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Understanding the Changing Planet: Strategic Directions for the Geographical Sciences
on plants, animals, and humans. He uses a variety of archives to reconstruct past climate and environments including fossil pollen, plant macrofossils, tree rings, fossil insects, elemental geochemistry, stable isotopes, population genetics, and historical documents, artwork, and maps. Dr. MacDonald has published more than 120 peer-reviewed journal articles and numerous book chapters, reports, and other pieces, as well as an award-winning text on biogeography (Biogeography:Time, Space and Life, Wiley). He was elected a fellow of the American Association for the Advancement of Science and has won the McMaster University Award for Teaching Excellence and the UCLA Distinguished Teaching Award. Dr. MacDonald has served as the cochair of the National Science Foundation PARCS (Paleoenvironmental Arctic Sciences) program, chair of the Association of American Geographers Biogeography Specialty Group, and international coordinator (global change) for the International Boreal Forest Research Association, as well as associate editor or editorial board member for the Annals of the AmericanAssociation of Geographers, Geography Compass, Journalof Biogeography, and Physical Geography. He received an A.B. degree in geography with highest honors and distinction from the University of California, Berkeley, an M.Sc. in geography from the University of Calgary, and a Ph.D. in botany from the University of Toronto.
Francis J. Magilligan is a professor in the Geography Department of Dartmouth College. His research interests focus primarily on fluvial geomorphology and surface water hydrology. In particular, his research addresses stream channel and watershed response to environmental change. He is a member of the Association of American Geographers (AAG), the Geological Society of America, and the American Geophysical Union. Dr. Magilligan has published more than 30 papers, and he has served as chair of the AAG Geomorphology Specialty Group and on the AAG Editorial Board. He received a B.A. in geography from Boston University, an M.S. in water resources management, an M.S. in geography, and a Ph.D. in geography from the University of Wisconsin at Madison.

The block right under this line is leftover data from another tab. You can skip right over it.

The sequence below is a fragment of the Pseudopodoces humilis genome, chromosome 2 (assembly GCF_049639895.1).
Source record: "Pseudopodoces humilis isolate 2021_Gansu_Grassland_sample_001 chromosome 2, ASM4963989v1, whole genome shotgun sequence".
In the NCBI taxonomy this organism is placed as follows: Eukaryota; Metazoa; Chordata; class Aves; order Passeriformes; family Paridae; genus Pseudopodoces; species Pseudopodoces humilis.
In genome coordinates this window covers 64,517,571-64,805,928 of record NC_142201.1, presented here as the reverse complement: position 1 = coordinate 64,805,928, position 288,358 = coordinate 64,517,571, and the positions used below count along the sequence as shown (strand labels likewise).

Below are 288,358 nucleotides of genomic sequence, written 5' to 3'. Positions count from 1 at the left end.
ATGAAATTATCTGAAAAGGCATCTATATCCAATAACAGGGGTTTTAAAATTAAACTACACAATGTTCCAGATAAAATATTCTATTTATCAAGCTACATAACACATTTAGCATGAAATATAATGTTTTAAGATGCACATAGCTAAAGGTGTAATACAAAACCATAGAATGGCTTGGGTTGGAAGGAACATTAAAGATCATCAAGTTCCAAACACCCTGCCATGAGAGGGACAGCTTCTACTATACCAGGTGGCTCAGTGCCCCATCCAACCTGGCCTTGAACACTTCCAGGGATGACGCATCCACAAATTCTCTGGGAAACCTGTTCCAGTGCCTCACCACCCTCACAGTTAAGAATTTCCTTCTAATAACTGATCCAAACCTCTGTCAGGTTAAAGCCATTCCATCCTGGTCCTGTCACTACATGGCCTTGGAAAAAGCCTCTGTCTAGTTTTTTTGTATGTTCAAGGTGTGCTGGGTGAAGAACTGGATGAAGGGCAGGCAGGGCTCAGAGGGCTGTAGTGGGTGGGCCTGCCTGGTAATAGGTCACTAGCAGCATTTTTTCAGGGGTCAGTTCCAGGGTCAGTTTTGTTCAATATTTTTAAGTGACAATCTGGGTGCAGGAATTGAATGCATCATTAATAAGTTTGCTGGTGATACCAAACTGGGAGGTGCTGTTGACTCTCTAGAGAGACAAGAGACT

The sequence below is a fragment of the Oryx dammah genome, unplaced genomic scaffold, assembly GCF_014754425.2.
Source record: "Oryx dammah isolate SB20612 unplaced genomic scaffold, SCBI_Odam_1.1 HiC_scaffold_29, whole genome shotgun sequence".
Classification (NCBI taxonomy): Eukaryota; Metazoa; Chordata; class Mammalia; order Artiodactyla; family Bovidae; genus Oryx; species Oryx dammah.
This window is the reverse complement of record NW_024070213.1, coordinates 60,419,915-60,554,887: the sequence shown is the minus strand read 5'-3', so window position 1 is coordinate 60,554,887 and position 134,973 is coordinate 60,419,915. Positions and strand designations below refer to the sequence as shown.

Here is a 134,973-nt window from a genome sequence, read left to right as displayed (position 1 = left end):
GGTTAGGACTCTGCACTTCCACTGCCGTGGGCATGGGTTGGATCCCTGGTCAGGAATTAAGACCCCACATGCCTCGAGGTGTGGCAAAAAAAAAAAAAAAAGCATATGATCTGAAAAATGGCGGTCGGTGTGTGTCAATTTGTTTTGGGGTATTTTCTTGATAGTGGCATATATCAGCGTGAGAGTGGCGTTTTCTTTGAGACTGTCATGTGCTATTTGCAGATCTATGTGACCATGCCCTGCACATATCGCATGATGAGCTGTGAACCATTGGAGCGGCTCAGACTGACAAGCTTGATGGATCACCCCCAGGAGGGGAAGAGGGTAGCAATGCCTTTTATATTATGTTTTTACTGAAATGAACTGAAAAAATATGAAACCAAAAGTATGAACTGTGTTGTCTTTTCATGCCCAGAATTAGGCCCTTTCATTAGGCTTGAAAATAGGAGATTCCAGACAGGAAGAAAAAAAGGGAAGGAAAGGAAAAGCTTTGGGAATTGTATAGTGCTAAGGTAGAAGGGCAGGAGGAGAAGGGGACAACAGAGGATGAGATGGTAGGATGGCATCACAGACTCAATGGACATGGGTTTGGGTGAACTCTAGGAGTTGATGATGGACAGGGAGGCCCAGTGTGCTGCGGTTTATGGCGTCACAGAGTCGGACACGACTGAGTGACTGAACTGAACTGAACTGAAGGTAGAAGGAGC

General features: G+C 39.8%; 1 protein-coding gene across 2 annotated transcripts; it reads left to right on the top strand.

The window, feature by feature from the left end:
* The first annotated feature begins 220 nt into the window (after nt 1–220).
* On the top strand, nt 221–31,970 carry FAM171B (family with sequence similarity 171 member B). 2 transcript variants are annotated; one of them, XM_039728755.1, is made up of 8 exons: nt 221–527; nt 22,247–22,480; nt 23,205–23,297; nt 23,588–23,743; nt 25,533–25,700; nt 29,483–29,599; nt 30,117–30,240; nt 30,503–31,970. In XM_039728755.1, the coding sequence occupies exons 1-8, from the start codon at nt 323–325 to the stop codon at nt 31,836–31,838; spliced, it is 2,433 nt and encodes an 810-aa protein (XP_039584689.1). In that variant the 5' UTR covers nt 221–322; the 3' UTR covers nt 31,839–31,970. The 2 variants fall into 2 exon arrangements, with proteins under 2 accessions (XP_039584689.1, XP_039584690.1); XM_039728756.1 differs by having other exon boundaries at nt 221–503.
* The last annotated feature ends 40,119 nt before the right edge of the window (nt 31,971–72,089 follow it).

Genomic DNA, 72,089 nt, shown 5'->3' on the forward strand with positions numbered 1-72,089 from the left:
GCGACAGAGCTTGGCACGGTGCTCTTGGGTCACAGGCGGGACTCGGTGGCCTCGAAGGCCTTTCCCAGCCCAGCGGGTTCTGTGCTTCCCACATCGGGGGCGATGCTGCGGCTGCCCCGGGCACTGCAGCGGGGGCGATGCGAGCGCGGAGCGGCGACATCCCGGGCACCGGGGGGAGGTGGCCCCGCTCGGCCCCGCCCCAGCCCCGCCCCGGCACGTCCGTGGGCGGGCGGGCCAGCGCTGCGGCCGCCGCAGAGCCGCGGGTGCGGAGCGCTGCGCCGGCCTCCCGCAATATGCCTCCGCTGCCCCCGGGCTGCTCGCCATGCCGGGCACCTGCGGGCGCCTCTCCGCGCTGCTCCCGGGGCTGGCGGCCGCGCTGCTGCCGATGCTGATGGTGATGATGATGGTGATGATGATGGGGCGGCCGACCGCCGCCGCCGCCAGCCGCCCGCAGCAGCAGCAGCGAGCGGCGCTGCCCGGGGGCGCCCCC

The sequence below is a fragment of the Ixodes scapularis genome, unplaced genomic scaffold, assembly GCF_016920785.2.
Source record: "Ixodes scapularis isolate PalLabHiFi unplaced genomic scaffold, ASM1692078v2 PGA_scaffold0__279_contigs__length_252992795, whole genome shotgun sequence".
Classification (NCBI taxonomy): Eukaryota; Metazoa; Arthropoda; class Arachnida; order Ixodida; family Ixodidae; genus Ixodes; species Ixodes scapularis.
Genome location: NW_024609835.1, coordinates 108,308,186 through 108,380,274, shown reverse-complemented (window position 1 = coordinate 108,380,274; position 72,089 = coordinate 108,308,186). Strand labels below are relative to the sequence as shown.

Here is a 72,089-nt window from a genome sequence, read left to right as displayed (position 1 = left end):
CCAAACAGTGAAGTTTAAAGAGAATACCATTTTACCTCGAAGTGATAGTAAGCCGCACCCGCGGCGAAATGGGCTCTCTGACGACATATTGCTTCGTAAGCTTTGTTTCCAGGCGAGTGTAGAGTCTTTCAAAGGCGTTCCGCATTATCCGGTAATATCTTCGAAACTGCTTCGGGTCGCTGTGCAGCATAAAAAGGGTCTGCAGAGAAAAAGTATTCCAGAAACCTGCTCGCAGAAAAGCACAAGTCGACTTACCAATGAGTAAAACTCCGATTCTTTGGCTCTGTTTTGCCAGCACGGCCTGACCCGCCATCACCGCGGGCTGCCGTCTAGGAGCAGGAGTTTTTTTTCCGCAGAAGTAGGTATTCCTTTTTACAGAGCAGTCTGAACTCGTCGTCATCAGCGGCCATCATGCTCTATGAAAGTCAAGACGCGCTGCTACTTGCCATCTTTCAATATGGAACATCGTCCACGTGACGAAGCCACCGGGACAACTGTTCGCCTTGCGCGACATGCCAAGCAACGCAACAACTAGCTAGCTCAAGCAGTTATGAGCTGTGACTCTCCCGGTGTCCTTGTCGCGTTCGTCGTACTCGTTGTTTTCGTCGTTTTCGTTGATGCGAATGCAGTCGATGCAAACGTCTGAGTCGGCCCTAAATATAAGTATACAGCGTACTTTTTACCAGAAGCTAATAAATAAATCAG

William G. Moseley is associate professor of geography and director of the African Studies Program at Macalester College. He is a development and human-environment geographer with particular expertise in political ecology, tropical agriculture, environmental and development policy, livelihood security, and West Africa and southern Africa. Before becoming an academic, he worked for 10 years in the field of international development. His scholarly publications include 4 books, as well as more than 50 peer-reviewed journal articles and book chapters. He is also a committed public scholar who has published op-eds in such outlets as the International Herald Tribune, the Christian ScienceMonitor, the San Francisco Chronicle, and the Chronicleof Higher Education. He is chair of the national councilors of the Association of American Geographers (AAG), chair of the cultural and political ecology specialty group of the AAG, and editor of the AfricanGeographical Review. His research has been funded by the National Science Foundation, the Fulbright-Hays Faculty Research Abroad Program, and the American Geographical Society McColl Family Fellowship.
Colin Polsky is an associate professor at the Clark University Graduate School of Geography. He is also director of the Human-Environment Regional Observatory (HERO) program, which provides opportunities for undergraduate and graduate students to analyze the causes and consequences of global environmental changes at local scales in faculty-led research projects, and research assistant professor at the George Perkins Marsh Institute. Dr. Polsky is a geographer specializing in the human dimensions of global environmental change, emphasizing the statistical analysis of vulnerability to climate change. He has explored ways to blend quantitative and qualitative methods for the study of social and ecological vulnerability to environmental changes in the Arctic (with a focus on traditional reindeer herding), the U.S. Great Plains (with a focus on contemporary agriculture), and central and eastern Massachusetts (with a focus on suburban water management). Dr. Polsky received his Ph.D. and M.S. (geography) degrees from the Pennsylvania State University, where he was a National Science Foundation Graduate Research Fellow, and B.S. (mathematics) and B.A. (humanities, French) degrees from the University of Texas at Austin. He has also completed a 2-year postdoctoral fellowship at Harvard University, with the Research and Assessment Systems for Sustainability program at the Belfer